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Scrapping or reworking?


Should a damaged unit be dropped from the process or should it be reworked? In order to answer that question it has to be noted, that reworking defects can turn a process step into a bottleneck, which has not been the bottleneck before. Reworking defects (and thus, defects themselves) can have a significant impact on the process flow and on the location of the bottleneck. The bottleneck can therefore not longer be determined by just looking at the capacity of the process steps. Instead, one has to take into account the capacity changes in relation to the scrap and reworking rates.

To figure out where the new bottleneck is, we have to assume that the process as a whole will be executed in a way in which the demand is met, so that there is a match between the process output and the demand at the end of the process. The process therefore needs to start with more flow units then actually needed, so that enough flow units will be left over to satisfy demand. By working the process diagram backwards and determining the new demand for each process step, we can then discover where the new bottleneck will be located.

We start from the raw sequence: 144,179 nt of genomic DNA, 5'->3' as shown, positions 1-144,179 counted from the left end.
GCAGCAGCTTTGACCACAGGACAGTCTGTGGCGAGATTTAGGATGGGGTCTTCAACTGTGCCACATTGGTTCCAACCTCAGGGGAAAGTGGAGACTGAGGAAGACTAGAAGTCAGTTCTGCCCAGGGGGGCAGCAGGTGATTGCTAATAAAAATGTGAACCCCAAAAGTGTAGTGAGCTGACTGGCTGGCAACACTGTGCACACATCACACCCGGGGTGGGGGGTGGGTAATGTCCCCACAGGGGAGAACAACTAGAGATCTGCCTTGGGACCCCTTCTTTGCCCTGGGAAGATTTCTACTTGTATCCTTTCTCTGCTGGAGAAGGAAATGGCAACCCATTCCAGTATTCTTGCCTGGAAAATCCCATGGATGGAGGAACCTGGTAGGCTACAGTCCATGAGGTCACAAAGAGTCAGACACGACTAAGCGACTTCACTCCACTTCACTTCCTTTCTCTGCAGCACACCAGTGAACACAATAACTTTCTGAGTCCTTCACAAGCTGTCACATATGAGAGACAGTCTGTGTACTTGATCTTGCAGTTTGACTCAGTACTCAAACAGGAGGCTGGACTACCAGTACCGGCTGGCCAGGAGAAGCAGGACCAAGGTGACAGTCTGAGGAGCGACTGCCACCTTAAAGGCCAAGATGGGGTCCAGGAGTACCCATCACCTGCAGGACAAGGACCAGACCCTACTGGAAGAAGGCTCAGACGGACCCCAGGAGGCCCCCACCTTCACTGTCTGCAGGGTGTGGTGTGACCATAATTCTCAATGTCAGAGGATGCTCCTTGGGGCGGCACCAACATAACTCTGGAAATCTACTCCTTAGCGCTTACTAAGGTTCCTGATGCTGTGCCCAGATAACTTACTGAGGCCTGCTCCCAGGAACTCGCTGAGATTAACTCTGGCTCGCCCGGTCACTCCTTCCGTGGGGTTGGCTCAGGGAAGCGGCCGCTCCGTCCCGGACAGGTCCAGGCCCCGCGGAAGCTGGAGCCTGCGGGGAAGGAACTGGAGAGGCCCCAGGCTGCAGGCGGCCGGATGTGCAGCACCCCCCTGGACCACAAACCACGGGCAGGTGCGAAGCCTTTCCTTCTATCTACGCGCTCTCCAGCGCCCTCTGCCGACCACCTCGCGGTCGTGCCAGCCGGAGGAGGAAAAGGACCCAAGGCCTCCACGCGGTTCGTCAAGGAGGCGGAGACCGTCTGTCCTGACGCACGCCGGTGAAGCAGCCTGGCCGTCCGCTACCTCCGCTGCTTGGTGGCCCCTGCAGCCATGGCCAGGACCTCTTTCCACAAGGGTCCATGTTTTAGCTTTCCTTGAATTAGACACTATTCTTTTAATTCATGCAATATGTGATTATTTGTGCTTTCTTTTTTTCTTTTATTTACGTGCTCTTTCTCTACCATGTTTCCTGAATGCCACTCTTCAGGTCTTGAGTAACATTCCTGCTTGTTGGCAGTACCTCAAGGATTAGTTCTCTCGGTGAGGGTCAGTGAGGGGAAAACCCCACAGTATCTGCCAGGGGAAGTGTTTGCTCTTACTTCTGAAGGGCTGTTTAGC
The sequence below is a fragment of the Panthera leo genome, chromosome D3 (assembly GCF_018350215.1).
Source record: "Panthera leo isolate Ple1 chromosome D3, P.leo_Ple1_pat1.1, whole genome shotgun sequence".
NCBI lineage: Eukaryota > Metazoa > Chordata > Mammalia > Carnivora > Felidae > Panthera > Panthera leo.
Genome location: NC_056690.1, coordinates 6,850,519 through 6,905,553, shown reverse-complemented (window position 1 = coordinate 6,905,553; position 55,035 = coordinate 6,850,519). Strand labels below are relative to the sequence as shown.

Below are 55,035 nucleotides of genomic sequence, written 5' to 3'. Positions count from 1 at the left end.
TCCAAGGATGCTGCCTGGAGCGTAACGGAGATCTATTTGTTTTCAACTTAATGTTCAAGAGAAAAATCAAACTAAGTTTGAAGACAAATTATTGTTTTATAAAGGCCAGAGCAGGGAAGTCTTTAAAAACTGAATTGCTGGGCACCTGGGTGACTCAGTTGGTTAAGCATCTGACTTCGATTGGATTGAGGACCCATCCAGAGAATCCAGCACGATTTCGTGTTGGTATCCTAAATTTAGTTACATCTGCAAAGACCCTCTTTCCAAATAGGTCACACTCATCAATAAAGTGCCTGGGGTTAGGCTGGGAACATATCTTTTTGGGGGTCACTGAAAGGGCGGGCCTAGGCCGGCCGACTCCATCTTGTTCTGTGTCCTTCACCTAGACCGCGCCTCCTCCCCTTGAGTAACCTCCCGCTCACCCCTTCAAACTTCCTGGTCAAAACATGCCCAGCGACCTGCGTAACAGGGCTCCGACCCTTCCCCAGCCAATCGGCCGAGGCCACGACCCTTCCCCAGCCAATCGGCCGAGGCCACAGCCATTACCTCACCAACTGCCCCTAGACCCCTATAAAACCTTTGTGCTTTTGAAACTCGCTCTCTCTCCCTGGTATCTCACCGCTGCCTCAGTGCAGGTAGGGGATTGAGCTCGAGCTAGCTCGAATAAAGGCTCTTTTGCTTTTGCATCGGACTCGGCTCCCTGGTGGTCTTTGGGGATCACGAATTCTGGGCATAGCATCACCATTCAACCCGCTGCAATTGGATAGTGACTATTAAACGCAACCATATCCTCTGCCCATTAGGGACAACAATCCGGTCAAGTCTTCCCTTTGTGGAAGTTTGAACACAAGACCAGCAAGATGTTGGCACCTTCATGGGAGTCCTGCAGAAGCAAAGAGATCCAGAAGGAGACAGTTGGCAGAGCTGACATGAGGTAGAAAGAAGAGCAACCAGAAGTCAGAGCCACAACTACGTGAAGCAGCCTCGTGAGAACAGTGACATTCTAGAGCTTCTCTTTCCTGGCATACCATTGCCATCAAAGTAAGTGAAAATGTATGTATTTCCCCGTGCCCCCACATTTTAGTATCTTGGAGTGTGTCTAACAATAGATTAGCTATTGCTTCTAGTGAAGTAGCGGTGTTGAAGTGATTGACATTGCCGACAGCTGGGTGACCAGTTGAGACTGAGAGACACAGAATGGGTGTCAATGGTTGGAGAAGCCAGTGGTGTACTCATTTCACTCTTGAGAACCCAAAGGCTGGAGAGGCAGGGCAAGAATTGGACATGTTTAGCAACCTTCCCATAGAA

Instead of completely scrapping a flow unit, flow units can also be reworked, meaning that they can be re-introduced to the process and given a work-over to get rid of defects. This must also be taken into account when trying to figure out whether the location of the bottleneck changes, because some of the process steps will now have to process the same flow unit twice in rework, which will have an impact on their implied utilization. The location of the bottleneck can be determined by finding the process step with the highest implied utilization.

If the demand is unknown, the bottleneck can be located through four simple steps: